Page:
This undermines the Census Bureau’s plan to extend the census to give the door-to-door counting operation the time, space, and protection to be implemented correctly, especially in the midst of a pandemic. Rushing the timeline could mean moving prematurely into communities with high rates of COVID-19 that can’t support door-knocking and runs counter to the bureau’s own plan. It also hampers its ability to implement a safety audit of current and planned operations during COVID-19, as called for by census advocates. Implementing any needed adjustments to ensure a safe and effective 2020 Census will take time and cannot be rushed.

3. Force the Census Bureau to skip millions of people of color, rural residents, people with disabilities, and more by disrupting the modified timeline crafted by experts.

At a July 8th press briefing, Census Bureau Associate Director Al Fontenot stated unequivocally that, due to COVID-19,  it was too late for the Census Bureau to finish census operations well and report initial results by the current statutory deadline of December 31, 2020.

Cutting door knocking, and potentially self-response, short by a month and abandoning the request to extend the reporting deadlines, will force the bureau to rush counting operations, critical data review,  processing, and tabulation.

2020 response rates already lag behind 2010 rates because of COVID-19’s impact, especially for communities that have been undercounted for decades. The Census Bureau is entering the door-to-door counting operation with the lowest response rates in recent memory. That means there are even households that haven’t responded to the census on their own and a compressed timeline will be impossible without skipping households and short-changing the census operations specifically created to target the communities historically missed by the census, including:

  • Door-to-door enumeration, the largest, costliest, and most labor-intensive operation of the 2020 Census, which disproportionately covers the historically undercounted population groups and communities that exist in every corner of the country;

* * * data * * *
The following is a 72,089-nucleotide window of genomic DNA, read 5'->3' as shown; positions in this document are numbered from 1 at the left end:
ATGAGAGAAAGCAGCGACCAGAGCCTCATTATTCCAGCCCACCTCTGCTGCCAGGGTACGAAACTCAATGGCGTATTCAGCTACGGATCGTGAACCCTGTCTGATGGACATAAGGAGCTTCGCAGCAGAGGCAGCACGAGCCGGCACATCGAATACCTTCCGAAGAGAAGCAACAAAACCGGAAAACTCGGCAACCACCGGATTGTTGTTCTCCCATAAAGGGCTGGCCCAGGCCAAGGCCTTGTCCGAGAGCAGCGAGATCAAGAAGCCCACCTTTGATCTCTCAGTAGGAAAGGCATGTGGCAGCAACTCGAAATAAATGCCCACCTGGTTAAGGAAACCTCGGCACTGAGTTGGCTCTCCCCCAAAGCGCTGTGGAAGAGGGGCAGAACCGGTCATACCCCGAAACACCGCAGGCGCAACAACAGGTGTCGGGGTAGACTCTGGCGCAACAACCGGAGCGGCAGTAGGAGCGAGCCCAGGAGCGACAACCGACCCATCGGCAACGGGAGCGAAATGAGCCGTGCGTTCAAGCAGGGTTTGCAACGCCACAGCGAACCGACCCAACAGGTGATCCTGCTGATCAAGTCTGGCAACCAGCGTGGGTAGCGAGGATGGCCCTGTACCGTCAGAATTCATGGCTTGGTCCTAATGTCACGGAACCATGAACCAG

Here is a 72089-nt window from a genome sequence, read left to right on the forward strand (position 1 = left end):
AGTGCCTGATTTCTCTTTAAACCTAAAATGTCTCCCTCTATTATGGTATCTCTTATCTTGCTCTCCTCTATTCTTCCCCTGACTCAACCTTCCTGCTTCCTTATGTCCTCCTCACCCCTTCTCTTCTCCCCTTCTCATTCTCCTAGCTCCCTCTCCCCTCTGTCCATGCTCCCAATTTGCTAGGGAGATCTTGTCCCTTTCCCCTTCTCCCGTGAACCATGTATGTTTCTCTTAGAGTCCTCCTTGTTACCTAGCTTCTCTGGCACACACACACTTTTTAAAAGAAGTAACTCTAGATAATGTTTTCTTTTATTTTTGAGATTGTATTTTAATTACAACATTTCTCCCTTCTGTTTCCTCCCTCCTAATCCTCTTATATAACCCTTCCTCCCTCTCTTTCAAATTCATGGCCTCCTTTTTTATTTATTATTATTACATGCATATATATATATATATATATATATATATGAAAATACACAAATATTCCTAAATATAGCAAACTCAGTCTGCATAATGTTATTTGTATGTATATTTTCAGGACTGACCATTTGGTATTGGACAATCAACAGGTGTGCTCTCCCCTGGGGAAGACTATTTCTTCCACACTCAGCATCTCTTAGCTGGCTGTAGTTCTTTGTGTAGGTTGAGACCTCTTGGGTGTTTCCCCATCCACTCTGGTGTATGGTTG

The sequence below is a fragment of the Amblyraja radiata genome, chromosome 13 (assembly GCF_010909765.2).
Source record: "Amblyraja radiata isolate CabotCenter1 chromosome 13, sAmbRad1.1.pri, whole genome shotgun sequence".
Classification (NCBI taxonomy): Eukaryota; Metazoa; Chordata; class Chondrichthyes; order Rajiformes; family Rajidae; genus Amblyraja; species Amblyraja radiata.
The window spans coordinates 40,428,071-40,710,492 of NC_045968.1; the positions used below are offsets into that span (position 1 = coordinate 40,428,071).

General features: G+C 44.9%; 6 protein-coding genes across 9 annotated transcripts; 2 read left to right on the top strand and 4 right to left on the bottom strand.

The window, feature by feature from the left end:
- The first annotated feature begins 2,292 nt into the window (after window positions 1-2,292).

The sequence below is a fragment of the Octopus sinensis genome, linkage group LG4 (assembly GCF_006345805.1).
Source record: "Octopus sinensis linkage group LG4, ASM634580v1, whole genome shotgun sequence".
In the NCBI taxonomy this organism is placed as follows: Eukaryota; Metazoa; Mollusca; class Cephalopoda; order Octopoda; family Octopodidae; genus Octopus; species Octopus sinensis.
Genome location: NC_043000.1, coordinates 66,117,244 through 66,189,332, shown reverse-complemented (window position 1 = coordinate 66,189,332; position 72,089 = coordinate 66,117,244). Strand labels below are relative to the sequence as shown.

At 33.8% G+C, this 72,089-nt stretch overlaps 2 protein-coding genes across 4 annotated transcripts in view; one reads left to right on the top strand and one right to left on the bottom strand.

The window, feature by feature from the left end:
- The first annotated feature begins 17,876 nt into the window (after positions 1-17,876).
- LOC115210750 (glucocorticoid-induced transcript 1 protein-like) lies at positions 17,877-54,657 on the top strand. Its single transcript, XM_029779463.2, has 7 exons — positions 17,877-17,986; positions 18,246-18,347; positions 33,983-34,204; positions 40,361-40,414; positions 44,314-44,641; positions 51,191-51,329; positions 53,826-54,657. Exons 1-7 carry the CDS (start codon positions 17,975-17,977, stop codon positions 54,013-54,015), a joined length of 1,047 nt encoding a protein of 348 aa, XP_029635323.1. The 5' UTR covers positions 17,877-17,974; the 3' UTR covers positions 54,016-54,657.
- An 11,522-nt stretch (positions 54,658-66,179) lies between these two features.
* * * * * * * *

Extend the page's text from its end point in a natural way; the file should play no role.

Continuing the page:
• Special operations to hand-deliver census packets in rural and remote communities, on American Indian reservations, in areas recovering from natural disasters, in Alaska, and in Puerto Rico;
  • Enumeration of people experiencing homelessness;
  • Facilitating internet access in low self-response neighborhoods, including the congressionally-mandated Mobile Questionnaire Assistance operation). 

A successful 2020 Census requires counting hard-to-count communities and effectively following-up with those who didn’t respond on their own. That task is a high bar under usual circumstances — but it’s even higher during a pandemic; and even higher still when the political administration itself is trying to sabotage the career staff’s efforts.

A failed census fails the whole country. Rushing key census operations means dumping a $16 billion investment and undermining the allocation of trillions of dollars for the next decade. Every state in the country, along with millions of people who have been shortchanged again and again, will lose out on funding and fair representation if Trump forces the Census Bureau to produce an unfinished count of unacceptable quality.


The Leadership Conference on Civil and Human Rights is a coalition charged by its diverse membership of more than 220 national organizations to promote and protect the rights of all persons in the United States. The Leadership Conference works toward an America as good as its ideals. For more information on The Leadership Conference and its member organizations, visit